There are few things more embarrassing and damaging to a person's self image than acne. There are also few things more frustrating than spending a small fortune on chemical-laden products that don't seem to work. One alternative is making your own face masks for acne with natural ingredients you probably have at home. Some of these are so easy and inexpensive, there is really no reason not to try them.
Baking Soda and Water
This is probably the most simple yet effective homemade mask for acne. Make a paste by adding water to baking soda until it is the consistency of thin dough and apply it to your freshly cleansed face. After the mask has dried, rinse it off with warm water. This mask is gentle enough to use several times a week.
Egg Whites and Lemon Juice
Separate the yolk from the white part of an egg using an egg separator. Beat the egg white, and the juice from 1/2 a lemon, until fluffy peaks form. Open your pores slightly by rinsing your face with warm water first, then apply the egg whites. Allow the mask to dry for about 30 minutes, then rinse off with warm water.
Crush six uncoated aspirin tablets in a clean coffee grinder or food processor, or just smash them between layers of waxed paper with a mallet or rolling pin until you create a fine powder. Combine the aspirin with 1 tablespoon of hydrogen peroxide to form a paste. Apply this paste to your face and leave it on for 15 to 20 minutes before rinsing thoroughly.
Oatmeal baths have been used to treat a variety of skin conditions such as poison ivy for many years. You can also use an oatmeal mask to treat acne. Prepare plain, not-instant oatmeal according to package directions. Let it cool to a warm room temperature, and then apply it to your face. It will take about 15 minutes to dry, after which you can rinse it off with warm water. This mask can be used as often as twice a day until you start to see improvement in your acne.
Carrots are rich in Vitamin A, a vitamin known for its ability to help reduce the redness and scarring caused by acne. Clean and shred an adequate amount of carrots--one large carrot should be enough for one application--and use a food processor to turn it into a sticky paste. If the paste is not thick enough to stay on, add flour to thicken it. Apply it to your face and leave it on for 10 minutes. Use this treatment every couple of days. Carrot juice applied to the face will produce similar benefits to the mask.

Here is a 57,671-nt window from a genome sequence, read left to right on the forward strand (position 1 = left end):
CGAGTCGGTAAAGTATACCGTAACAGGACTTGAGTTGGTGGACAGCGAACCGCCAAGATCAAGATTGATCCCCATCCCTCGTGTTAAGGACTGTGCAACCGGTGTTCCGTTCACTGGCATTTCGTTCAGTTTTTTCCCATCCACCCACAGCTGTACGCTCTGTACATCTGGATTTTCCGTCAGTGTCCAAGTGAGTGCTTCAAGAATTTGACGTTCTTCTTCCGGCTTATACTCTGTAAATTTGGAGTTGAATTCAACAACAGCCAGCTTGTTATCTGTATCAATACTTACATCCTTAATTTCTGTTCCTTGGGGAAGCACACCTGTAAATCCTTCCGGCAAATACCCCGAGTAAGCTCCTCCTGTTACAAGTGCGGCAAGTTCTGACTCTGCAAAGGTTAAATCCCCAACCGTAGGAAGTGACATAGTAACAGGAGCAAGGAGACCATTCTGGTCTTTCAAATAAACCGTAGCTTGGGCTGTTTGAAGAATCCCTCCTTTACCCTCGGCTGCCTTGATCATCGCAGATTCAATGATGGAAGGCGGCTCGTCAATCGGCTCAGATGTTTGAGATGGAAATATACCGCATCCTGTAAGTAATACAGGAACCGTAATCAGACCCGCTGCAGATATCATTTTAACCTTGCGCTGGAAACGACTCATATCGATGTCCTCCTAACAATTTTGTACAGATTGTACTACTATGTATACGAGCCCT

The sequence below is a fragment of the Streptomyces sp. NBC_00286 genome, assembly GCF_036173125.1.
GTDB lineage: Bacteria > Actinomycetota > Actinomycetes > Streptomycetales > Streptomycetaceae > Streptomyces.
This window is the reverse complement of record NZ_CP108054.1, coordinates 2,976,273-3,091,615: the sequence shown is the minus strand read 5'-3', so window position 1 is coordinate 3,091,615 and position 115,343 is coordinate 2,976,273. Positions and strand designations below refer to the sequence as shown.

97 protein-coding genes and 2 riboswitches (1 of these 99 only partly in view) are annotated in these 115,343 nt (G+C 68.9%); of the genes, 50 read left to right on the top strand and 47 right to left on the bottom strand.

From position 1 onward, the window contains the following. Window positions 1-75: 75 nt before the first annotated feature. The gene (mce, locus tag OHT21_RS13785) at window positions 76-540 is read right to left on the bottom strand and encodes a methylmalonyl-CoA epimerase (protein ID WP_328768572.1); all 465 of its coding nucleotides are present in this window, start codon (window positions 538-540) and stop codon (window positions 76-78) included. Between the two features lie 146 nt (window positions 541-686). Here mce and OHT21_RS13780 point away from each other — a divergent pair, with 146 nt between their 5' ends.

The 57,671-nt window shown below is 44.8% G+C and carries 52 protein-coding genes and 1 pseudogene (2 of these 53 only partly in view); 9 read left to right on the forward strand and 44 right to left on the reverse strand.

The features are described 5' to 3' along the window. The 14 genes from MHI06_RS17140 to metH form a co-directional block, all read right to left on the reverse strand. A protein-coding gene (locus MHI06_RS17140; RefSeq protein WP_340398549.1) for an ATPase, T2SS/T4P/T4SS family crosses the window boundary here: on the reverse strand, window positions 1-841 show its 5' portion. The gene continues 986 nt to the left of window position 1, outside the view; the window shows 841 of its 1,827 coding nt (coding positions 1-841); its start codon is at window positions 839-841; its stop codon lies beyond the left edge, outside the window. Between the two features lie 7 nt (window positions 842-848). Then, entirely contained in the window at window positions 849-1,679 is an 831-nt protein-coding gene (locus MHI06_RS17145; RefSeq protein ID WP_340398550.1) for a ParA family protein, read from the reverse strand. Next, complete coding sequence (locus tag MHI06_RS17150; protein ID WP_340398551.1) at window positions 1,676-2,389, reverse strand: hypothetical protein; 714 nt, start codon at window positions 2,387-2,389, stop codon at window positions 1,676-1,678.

Tomato, Honey and Camphor Lotion
Mix 1/2 tsp. camphor lotion and 1 tsp. each of tomato juice and honey to form a sticky paste. Apply the paste to your face and let it stay on for 15 minutes. Rinse it off, first with lukewarm water and then cold water to tighten your pores.
Homemade Charcoal Mask
Activated charcoal masks are frequently marketed by large cosmetics lines. You can easily make yours at home without the expensive price tag. Crush a few charcoal tablets, available at most drug or health food stores, until you have about 1 tsp. charcoal powder. Mix this with 1 tsp. aloe vera gel or juice, 5 drops tea tree oil, 1 tsp. purified water and a pinch of sea salt. You can make a large batch and store it in the refrigerator for up to 5 days.
Can Any Home Remedies Get Rid of Acne ...
Calories in Banana Pancakes
How to Remove Scars With Nutmeg
How to Make a Banana, Honey & Yogurt ...
How to Make Fresh Strawberry Frosting ...
How to Cook Arrowtooth Fish
Avocado Masks for All Skin Types
How to Use Aloe Vera on Your Lips
Homemade Ways to Look Tan
How to Tell Your Boyfriend Your Real Age
How to Use Honey & Cinnamon to Treat ...
How to Use Cucumber Juice as a ...
Oatmeal Paste for Sunburned Skin
Acai Berry & Acne
How to Polish Plastic Glasses
Homemade Fishing Bait for Bluegills
Tahini & Acne
How to Make a Mayonnaise Facial Mask
How to Make a Lip Mask for Extremely ...
Homemade Facials to Clear Blemishes
- Whole Living: Crazy Beauty Tricks That Really Work
- Glamour: What’s Your Favorite Homemade Face Mask Recipe?
- "The Green Beauty Guide: Your Essential Resource to Organic and Natural Skin Care, Hair Care, Makeup, and Fragrances"; Julie Gabriel
Laura W. Smith has worked as a freelance writer since 2007, producing content for various online publications. She has worked as a women's fitness trainer for three years and specializes in health and fitness topics. Smith holds a bachelor's degree in music education from Baptist Bible College and has studied journalism at Wayland Baptist University.